Larry Wall's comment on python...

Magnus Lyckå magnus at
Tue Sep 17 16:46:06 CEST 2002

laotseu wrote:
> Rod Stephenson wrote:
>> Slashdot has a list of questions posed to Larry Wall (perl). When
>> asked his thoughts on other scripting languages, he makes the
>> following observation about python
>> "Python is cool to look at small bits of, but I think the "outline"
>> syntax breaks down with larger chunks of code. I'm with Aristotle on
>> the structure of discourse--a story should have a beginning, and
>> middle, and an end. So should blocks"

Don Knuth said:
"We will perhaps eventually be writing only small modules
which are identified by name as they are used to build
larger ones, so that devices like indentation, rather than
delimiters, might become feasible for expressing local
structure in the source language."

Stephen Edwards said:
Python: Perl designed by a sane man.

Of course there is an end for every Python block. The
Zen thing to consider is the old: "What is the sound of
one hand clapping?" Consider that, and return when you
are enlightened. ;)

My personal experience from many years of coding C++ etc
with curlies and Python without, is that I tend to get
lost a lot more in my C++ code than in my Python code.
Not to mention the code of others... I've certainly had
a number of debugging sessions where I had to help some
mediocre C++ coder who couldn't match his own braces...
The problem is usually that the blocks get to big... The
fact that you can get away with incorrect indentation in
the brace-languages makes it worse.

Most modern editors have tools like indentation guides and
folding that can make it easier to see block structures.

Was it one of Beethoven's symphonies that ended so abruptly
that the audience didn't understand when to applaud? It was
considered a big failure at it's time, and it's considered
one of the best works of a genious today...

>> I'm not quite sure what he's trying to get at here - I guess that for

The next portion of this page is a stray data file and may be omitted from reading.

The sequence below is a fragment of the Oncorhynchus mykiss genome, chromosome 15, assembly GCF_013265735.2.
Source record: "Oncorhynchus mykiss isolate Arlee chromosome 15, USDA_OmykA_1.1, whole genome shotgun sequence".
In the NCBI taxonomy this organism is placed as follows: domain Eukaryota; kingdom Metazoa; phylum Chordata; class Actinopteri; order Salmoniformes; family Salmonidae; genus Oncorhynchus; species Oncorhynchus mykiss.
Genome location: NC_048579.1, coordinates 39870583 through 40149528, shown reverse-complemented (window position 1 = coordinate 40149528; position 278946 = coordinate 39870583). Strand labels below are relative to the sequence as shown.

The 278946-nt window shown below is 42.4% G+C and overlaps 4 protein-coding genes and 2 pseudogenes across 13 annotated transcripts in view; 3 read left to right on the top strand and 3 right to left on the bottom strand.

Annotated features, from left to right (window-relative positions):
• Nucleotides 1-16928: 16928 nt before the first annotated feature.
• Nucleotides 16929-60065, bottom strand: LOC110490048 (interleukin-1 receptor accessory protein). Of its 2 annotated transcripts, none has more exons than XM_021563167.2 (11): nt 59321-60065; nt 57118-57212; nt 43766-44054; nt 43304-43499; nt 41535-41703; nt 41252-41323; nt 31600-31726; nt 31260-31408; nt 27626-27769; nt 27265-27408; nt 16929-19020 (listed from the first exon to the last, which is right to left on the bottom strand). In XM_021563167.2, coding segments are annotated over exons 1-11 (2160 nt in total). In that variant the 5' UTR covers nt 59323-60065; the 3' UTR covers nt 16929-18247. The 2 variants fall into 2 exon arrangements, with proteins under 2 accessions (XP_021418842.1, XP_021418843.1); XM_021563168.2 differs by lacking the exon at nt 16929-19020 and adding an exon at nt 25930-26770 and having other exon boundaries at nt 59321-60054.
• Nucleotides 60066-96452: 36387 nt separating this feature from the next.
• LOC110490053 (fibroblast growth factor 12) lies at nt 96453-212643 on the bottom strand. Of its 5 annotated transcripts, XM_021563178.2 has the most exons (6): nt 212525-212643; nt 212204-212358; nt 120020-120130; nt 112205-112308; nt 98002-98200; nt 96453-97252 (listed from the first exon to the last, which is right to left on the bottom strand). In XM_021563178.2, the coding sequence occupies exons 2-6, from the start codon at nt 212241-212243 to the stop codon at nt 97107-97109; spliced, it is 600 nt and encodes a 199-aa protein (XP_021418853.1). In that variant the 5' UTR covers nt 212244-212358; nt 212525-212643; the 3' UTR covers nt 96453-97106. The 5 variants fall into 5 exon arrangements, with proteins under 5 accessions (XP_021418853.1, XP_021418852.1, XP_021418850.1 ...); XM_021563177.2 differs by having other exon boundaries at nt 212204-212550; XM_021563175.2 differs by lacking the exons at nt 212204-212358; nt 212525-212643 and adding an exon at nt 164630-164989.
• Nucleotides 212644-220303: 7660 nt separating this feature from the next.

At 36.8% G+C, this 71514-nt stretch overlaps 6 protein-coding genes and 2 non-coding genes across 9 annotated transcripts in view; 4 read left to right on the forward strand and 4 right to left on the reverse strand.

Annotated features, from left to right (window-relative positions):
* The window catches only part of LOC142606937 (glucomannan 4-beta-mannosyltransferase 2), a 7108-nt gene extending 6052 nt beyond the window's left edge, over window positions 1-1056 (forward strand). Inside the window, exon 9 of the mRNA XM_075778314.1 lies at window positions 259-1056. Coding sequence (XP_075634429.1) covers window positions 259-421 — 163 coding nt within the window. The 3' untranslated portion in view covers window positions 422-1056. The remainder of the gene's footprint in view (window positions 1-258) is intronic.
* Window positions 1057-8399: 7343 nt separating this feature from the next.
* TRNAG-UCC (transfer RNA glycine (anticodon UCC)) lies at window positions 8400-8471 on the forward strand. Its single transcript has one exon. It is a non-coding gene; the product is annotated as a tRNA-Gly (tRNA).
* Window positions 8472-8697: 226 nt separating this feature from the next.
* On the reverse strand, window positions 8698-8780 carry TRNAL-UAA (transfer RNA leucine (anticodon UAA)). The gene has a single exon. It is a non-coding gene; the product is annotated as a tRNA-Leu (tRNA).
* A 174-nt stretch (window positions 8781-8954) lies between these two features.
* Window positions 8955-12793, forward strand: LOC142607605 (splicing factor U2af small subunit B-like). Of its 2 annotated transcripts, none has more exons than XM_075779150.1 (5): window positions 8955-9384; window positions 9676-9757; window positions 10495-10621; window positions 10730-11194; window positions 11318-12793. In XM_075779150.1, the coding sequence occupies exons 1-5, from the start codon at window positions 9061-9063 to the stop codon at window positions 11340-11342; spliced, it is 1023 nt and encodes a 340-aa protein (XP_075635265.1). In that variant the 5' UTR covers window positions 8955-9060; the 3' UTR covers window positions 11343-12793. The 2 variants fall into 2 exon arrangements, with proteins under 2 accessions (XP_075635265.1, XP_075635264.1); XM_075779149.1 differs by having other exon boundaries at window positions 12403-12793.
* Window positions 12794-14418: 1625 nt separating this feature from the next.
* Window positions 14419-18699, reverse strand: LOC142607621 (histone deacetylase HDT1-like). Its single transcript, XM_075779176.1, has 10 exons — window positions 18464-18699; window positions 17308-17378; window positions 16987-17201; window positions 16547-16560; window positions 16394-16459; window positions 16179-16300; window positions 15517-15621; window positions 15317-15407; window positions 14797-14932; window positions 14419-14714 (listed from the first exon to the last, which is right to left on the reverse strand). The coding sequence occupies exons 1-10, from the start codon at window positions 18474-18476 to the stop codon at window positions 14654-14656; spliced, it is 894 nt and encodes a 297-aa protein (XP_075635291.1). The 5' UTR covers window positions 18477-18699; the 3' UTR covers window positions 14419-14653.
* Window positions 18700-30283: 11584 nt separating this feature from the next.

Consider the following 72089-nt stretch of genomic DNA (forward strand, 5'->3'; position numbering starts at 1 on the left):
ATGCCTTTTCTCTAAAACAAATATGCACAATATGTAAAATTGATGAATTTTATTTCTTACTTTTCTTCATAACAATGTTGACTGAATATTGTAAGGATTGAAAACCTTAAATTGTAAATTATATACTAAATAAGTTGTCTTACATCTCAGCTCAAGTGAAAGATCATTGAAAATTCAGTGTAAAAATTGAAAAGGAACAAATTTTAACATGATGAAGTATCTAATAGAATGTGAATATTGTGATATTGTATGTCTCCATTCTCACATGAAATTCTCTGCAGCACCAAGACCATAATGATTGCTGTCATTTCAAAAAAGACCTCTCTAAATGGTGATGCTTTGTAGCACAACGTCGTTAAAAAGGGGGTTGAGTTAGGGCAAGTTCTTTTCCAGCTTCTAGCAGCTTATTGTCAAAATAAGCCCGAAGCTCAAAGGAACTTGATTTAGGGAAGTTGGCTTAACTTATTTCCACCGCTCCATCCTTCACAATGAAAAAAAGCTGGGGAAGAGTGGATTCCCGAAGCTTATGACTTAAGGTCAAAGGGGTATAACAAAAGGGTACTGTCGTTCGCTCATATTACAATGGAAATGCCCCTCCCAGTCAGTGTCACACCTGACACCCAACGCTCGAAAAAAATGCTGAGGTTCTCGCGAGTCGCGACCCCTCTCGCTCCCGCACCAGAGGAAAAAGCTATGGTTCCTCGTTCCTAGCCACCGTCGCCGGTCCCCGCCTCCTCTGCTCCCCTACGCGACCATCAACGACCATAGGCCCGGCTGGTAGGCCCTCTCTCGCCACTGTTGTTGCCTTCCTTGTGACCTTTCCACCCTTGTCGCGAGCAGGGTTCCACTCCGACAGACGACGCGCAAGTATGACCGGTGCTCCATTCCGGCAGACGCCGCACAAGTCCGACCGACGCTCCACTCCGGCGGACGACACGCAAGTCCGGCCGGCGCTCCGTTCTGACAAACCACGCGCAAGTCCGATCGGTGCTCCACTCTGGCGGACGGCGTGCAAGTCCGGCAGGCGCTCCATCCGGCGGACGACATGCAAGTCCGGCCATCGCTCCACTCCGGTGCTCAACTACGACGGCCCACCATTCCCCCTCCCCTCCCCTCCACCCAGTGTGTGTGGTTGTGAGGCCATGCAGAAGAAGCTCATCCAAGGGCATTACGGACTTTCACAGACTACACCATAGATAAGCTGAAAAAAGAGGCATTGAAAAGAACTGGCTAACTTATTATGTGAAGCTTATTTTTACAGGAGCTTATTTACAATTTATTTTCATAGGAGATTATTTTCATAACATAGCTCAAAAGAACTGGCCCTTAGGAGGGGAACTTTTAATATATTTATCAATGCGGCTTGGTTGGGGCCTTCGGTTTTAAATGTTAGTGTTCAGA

>> a long heavily indented chunk of code, you could lose track of the
>> overall structure, but I don't write code this way.
>> Any comments?
> def fun(args):
>     if ceci or cela:
>     #BEGIN
>         do_this(with_that)
>         [snip a lot of code]
>     #END
> #END

I would recommend against such a coding style.

First of all, if it's difficult to understand the code
(even after the first 10 minutes of Python exposure)
you probably have a bad structure in your code. Too
big blocks, or too much nesting in the structure. The
solution there is refactoring, not comments.

Secondly, you are adding something redundant and foreign
to your code. Getting used to how Python actaully looks
is a better idea than trying to make it look like Pascal.

Thirdly you are creating a maintenace problaem. The main
problem with all comments (except that they often don't
get written) is that they tend to get out of sync with
the code. No syntax checks or test script will detect if
your #END markers are incorrect. If the code is bad enough
to warrant #END markers, it will be easy to write them
incorrectly, and even easier to make mistakes when you
change your code, adding or removing a loop or an if-
statement in the middle of the structure.

If you still feel that you want an explicit end marker to
your blocks, do it like this.

  * Forget about #BEGIN, if you are unable to see where the
    Python blocks begin, you might as well give up.

  * Please forget about the ugly capitals.

  * Add some meaningful information to the end marker so that
    you see which block you are ending.

  * Make sure that you have a program that will check / generate
    the end markers.

It could look like this:

def fun(args):
     if ceci or cela:
         [snip a lot of code]
     #end: if ceci or cela
#end: fun(args)

It shouldn't be so difficult to write a python script that
will remove all lines beginning with #end: and then regenerate
them correctly for all blocks. (Not that I find it worth

These kinds of scripts are good to run as pre-checkin triggers
if your develpment environment supports that kind of routines.

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